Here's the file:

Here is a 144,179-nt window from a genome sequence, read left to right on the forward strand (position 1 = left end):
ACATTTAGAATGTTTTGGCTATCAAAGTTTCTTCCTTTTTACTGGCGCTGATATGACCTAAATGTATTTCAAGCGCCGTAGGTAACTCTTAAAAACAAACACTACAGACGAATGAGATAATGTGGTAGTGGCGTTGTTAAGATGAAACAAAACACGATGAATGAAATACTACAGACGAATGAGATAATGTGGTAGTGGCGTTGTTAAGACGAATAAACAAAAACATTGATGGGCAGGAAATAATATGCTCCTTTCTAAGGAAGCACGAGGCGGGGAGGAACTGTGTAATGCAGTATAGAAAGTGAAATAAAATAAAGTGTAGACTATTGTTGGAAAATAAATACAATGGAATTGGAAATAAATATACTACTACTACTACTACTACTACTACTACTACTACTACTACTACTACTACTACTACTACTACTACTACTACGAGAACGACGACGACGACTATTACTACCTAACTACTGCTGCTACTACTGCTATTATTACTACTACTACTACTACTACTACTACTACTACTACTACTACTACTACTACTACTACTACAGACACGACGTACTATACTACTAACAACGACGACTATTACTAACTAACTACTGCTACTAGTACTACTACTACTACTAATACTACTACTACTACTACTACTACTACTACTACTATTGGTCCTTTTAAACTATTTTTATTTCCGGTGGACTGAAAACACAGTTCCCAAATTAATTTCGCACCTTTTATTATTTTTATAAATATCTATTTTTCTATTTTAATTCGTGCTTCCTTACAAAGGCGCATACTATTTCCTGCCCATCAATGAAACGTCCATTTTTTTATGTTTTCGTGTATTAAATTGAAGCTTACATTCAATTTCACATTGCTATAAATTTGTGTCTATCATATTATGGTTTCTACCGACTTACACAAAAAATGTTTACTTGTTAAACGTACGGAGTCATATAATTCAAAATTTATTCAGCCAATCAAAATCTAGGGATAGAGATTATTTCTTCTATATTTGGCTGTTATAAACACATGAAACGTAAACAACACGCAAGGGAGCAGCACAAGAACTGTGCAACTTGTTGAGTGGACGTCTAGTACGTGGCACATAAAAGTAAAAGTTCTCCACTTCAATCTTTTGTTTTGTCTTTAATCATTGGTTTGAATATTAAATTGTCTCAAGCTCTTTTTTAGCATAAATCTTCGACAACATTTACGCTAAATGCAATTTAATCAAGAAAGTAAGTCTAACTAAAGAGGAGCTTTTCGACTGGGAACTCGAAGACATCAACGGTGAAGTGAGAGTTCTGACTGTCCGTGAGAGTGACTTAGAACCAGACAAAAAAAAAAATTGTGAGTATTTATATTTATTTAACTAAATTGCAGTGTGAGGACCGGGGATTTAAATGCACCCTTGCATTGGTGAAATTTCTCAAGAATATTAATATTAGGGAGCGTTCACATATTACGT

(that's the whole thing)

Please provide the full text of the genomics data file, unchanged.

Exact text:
Here is a 144,179-nt window from a genome sequence, read left to right on the forward strand (position 1 = left end):
ACATTTAGAATGTTTTGGCTATCAAAGTTTCTTCCTTTTTACTGGCGCTGATATGACCTAAATGTATTTCAAGCGCCGTAGGTAACTCTTAAAAACAAACACTACAGACGAATGAGATAATGTGGTAGTGGCGTTGTTAAGATGAAACAAAACACGATGAATGAAATACTACAGACGAATGAGATAATGTGGTAGTGGCGTTGTTAAGACGAATAAACAAAAACATTGATGGGCAGGAAATAATATGCTCCTTTCTAAGGAAGCACGAGGCGGGGAGGAACTGTGTAATGCAGTATAGAAAGTGAAATAAAATAAAGTGTAGACTATTGTTGGAAAATAAATACAATGGAATTGGAAATAAATATACTACTACTACTACTACTACTACTACTACTACTACTACTACTACTACTACTACTACTACTACTACTACTACGAGAACGACGACGACGACTATTACTACCTAACTACTGCTGCTACTACTGCTATTATTACTACTACTACTACTACTACTACTACTACTACTACTACTACTACTACTACTACTACTACAGACACGACGTACTATACTACTAACAACGACGACTATTACTAACTAACTACTGCTACTAGTACTACTACTACTACTAATACTACTACTACTACTACTACTACTACTACTACTATTGGTCCTTTTAAACTATTTTTATTTCCGGTGGACTGAAAACACAGTTCCCAAATTAATTTCGCACCTTTTATTATTTTTATAAATATCTATTTTTCTATTTTAATTCGTGCTTCCTTACAAAGGCGCATACTATTTCCTGCCCATCAATGAAACGTCCATTTTTTTATGTTTTCGTGTATTAAATTGAAGCTTACATTCAATTTCACATTGCTATAAATTTGTGTCTATCATATTATGGTTTCTACCGACTTACACAAAAAATGTTTACTTGTTAAACGTACGGAGTCATATAATTCAAAATTTATTCAGCCAATCAAAATCTAGGGATAGAGATTATTTCTTCTATATTTGGCTGTTATAAACACATGAAACGTAAACAACACGCAAGGGAGCAGCACAAGAACTGTGCAACTTGTTGAGTGGACGTCTAGTACGTGGCACATAAAAGTAAAAGTTCTCCACTTCAATCTTTTGTTTTGTCTTTAATCATTGGTTTGAATATTAAATTGTCTCAAGCTCTTTTTTAGCATAAATCTTCGACAACATTTACGCTAAATGCAATTTAATCAAGAAAGTAAGTCTAACTAAAGAGGAGCTTTTCGACTGGGAACTCGAAGACATCAACGGTGAAGTGAGAGTTCTGACTGTCCGTGAGAGTGACTTAGAACCAGACAAAAAAAAAAATTGTGAGTATTTATATTTATTTAACTAAATTGCAGTGTGAGGACCGGGGATTTAAATGCACCCTTGCATTGGTGAAATTTCTCAAGAATATTAATATTAGGGAGCGTTCACATATTACGT